In my new book, Dirty God, I emphasize the humanity of Jesus’ life, the humanity of those he spent time with, and the inhumanity of the world we live in today.
Grace ties it all together.
I believe that having gotten grace from Jesus, Christians ought to be known – above everything else – as those who give grace to the world.
And grace is no clearer in the Bible than it is in Jesus’ own ministry, and it’s no clearer there than in the type of company he kept.
Jesus recruited brash, working class fishermen who were tough as nails (Peter, and co.). He intentionally invited a former tax collector (among the most hated people in the world), Matthew, and a member of a radical political party that believed in using terrorism to oust the Romans, Simon the Zealot.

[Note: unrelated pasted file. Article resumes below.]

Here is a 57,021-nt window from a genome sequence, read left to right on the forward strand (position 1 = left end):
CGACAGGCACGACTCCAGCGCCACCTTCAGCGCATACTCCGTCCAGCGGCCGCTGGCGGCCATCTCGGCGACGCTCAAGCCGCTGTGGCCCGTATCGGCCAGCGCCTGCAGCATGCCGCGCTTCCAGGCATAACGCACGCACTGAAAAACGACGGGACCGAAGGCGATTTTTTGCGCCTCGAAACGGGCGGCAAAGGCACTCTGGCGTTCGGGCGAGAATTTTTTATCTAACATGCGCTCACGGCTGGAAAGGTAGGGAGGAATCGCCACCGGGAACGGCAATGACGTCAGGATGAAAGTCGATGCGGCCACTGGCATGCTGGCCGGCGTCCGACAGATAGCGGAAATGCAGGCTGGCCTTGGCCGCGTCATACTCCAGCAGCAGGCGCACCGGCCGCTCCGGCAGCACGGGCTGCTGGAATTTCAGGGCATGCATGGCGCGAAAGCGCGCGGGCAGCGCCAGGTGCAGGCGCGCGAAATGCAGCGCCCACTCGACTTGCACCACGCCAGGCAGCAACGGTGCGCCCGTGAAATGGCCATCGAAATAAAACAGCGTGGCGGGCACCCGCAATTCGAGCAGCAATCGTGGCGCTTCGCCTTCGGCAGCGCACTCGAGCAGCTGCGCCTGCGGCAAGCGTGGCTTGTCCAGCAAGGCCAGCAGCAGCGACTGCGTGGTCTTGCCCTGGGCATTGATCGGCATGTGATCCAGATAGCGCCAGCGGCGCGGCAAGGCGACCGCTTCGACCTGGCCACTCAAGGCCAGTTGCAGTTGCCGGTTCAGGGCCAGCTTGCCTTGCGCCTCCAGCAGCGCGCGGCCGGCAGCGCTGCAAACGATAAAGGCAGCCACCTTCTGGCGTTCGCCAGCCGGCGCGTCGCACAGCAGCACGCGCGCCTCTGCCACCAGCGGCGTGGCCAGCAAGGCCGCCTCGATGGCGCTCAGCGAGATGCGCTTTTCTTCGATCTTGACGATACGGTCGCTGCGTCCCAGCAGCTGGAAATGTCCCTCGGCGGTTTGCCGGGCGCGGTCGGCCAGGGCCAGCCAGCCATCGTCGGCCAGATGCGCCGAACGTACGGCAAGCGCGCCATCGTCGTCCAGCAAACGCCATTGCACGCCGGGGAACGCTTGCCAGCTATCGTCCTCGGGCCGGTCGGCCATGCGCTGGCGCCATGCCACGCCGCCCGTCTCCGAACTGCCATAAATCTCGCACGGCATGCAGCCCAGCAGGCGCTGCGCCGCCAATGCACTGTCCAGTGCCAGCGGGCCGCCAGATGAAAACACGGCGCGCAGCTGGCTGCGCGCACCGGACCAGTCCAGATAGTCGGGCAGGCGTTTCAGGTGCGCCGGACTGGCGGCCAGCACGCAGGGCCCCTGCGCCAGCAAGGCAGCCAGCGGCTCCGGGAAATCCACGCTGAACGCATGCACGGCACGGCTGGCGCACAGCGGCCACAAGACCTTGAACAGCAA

Within this group of radicals, he also invited a frank realist named Philip (an accountant, always telling Jesus what he could NOT do with a few fish), and a guy with the spiritual gift of pessimism (Doubting Thomas). Then there was Peter’s little brother, Andrew, who – without a doubt – had serious issues from growing up in that bombastic shadow.